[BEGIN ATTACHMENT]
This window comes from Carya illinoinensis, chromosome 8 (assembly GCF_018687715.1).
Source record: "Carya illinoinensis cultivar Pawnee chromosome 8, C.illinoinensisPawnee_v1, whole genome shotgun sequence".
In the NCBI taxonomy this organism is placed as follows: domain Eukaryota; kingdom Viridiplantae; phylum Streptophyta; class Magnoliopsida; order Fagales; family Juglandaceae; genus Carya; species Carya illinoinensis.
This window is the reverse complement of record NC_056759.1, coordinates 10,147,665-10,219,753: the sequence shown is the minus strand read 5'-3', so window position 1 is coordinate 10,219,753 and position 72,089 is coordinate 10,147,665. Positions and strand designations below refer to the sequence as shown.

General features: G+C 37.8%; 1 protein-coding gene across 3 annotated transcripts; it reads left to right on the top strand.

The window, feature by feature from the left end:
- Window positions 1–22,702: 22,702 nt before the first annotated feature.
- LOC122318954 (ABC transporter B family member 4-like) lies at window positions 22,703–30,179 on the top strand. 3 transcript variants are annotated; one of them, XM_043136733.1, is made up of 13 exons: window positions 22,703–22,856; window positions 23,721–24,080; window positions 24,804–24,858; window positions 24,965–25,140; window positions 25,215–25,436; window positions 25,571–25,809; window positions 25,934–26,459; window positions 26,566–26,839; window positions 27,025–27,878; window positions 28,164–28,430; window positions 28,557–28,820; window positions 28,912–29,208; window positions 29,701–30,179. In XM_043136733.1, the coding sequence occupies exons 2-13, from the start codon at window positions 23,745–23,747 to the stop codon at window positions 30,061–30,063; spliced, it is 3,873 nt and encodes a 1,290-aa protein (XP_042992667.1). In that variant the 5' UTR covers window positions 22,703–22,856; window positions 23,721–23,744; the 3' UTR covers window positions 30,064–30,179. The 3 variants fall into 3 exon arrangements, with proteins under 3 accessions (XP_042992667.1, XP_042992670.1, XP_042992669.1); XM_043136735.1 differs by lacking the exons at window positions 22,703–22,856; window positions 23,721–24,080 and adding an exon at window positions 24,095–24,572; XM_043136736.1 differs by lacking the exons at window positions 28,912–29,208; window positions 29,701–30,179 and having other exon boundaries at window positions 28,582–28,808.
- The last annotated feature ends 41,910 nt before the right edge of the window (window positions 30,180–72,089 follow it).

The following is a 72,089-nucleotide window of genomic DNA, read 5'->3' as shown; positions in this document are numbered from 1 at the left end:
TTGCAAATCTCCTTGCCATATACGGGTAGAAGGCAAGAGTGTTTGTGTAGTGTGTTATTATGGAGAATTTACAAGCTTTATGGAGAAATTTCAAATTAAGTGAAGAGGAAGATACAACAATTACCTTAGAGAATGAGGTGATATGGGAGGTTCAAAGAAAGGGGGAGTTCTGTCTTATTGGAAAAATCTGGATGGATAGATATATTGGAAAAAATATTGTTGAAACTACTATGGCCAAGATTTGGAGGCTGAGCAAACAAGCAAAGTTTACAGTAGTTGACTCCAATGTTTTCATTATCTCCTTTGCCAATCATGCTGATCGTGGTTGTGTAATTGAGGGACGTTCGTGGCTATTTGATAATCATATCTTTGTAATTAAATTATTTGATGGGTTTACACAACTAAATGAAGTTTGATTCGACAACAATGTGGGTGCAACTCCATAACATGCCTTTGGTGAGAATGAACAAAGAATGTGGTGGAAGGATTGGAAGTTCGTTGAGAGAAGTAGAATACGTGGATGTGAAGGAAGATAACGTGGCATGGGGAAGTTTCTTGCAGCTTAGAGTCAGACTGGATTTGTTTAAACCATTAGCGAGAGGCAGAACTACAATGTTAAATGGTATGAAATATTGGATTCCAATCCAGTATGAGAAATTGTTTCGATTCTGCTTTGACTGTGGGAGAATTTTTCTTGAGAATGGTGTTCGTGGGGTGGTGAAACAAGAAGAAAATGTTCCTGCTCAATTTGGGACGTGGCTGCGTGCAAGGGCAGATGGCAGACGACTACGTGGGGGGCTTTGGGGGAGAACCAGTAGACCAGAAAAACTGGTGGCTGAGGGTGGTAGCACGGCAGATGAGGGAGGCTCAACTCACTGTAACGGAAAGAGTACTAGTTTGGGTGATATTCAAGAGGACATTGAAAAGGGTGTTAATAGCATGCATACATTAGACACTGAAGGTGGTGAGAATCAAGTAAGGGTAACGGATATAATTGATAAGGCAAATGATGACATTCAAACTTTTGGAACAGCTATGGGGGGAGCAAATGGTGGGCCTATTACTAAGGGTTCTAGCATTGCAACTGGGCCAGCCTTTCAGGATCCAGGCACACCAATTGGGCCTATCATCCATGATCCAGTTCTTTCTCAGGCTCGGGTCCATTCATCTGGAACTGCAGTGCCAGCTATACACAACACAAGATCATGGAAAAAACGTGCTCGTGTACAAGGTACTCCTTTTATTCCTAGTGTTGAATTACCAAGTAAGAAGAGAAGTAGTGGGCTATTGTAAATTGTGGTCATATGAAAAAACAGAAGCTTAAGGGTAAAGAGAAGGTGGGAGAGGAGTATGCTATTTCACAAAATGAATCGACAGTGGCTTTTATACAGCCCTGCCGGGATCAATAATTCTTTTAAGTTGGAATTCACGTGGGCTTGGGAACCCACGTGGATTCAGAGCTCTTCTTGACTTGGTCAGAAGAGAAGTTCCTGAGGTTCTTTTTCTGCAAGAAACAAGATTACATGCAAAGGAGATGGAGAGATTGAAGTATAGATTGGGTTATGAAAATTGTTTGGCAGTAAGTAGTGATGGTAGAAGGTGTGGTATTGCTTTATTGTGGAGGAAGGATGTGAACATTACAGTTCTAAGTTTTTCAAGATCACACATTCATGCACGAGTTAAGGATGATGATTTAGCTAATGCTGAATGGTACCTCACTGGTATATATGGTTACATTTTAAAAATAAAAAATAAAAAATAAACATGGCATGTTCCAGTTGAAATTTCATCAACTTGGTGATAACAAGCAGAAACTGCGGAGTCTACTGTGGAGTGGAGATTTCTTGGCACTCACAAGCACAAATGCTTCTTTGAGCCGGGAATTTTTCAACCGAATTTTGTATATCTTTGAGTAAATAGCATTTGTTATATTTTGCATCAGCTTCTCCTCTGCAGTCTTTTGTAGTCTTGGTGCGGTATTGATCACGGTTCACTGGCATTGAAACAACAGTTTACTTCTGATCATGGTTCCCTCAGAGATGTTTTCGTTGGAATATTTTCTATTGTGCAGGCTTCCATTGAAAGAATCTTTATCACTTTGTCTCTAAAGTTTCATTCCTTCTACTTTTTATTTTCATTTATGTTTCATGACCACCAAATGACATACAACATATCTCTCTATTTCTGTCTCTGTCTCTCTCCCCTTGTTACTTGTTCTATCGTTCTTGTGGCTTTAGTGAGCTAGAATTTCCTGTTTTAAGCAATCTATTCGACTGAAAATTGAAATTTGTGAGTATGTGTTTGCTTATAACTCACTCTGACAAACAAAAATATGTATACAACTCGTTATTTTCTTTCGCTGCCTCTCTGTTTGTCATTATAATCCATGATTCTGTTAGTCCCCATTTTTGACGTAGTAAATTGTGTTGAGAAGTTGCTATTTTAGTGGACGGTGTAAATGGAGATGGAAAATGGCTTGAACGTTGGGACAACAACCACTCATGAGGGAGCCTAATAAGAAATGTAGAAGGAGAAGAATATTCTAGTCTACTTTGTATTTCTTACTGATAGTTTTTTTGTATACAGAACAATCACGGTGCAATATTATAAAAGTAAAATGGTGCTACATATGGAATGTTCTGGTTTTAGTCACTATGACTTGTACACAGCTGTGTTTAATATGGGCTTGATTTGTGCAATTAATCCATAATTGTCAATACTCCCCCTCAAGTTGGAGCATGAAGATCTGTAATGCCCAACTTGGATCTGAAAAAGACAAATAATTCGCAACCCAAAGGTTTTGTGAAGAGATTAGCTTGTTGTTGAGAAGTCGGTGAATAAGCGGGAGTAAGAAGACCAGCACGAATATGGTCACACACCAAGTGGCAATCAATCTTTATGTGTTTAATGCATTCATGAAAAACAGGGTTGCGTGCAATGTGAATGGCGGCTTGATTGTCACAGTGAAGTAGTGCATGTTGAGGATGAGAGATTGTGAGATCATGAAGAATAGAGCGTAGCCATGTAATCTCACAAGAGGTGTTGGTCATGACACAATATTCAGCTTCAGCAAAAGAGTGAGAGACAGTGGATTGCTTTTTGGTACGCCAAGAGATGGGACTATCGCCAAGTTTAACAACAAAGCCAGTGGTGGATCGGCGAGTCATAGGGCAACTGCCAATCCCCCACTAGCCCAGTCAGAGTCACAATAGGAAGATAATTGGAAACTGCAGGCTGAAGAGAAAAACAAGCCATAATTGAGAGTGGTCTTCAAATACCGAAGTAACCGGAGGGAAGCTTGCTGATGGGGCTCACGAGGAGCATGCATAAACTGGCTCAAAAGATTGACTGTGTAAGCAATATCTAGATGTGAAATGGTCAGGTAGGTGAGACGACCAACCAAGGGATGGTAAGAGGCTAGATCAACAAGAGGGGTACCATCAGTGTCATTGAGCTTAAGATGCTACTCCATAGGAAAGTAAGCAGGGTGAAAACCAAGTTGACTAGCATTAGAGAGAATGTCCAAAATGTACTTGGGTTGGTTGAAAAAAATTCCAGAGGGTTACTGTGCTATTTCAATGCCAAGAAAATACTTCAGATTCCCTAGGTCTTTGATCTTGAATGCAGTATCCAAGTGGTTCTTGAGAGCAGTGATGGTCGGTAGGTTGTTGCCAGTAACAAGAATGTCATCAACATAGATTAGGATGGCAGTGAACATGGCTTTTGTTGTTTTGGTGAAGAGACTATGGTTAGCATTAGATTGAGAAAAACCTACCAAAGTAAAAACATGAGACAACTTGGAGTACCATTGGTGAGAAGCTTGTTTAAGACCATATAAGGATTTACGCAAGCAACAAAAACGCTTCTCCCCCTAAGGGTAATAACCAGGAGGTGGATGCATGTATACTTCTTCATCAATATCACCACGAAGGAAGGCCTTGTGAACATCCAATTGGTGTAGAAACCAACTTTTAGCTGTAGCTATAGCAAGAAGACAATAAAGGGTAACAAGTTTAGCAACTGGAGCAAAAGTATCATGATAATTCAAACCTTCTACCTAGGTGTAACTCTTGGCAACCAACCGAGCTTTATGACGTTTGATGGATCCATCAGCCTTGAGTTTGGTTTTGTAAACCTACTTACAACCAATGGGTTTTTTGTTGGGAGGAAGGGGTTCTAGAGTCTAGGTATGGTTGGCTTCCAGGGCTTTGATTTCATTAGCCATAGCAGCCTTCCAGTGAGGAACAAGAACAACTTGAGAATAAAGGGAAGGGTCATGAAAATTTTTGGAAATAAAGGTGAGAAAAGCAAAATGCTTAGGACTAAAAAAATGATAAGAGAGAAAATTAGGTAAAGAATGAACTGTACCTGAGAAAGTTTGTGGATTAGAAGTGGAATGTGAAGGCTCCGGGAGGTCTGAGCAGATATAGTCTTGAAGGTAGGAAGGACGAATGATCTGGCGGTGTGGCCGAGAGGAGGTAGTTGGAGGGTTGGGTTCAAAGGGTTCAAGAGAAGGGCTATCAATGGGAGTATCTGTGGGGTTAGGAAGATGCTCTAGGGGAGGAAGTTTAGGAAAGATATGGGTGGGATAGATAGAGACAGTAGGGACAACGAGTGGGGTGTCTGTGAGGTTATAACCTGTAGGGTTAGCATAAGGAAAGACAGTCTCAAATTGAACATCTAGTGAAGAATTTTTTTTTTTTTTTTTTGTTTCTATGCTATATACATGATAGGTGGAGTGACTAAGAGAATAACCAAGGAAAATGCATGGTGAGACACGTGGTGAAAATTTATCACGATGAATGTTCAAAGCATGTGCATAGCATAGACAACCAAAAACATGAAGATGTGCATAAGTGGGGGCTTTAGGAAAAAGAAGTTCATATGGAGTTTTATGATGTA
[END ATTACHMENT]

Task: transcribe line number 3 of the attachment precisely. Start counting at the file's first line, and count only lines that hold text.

In the NCBI taxonomy this organism is placed as follows: domain Eukaryota; kingdom Viridiplantae; phylum Streptophyta; class Magnoliopsida; order Fagales; family Juglandaceae; genus Carya; species Carya illinoinensis.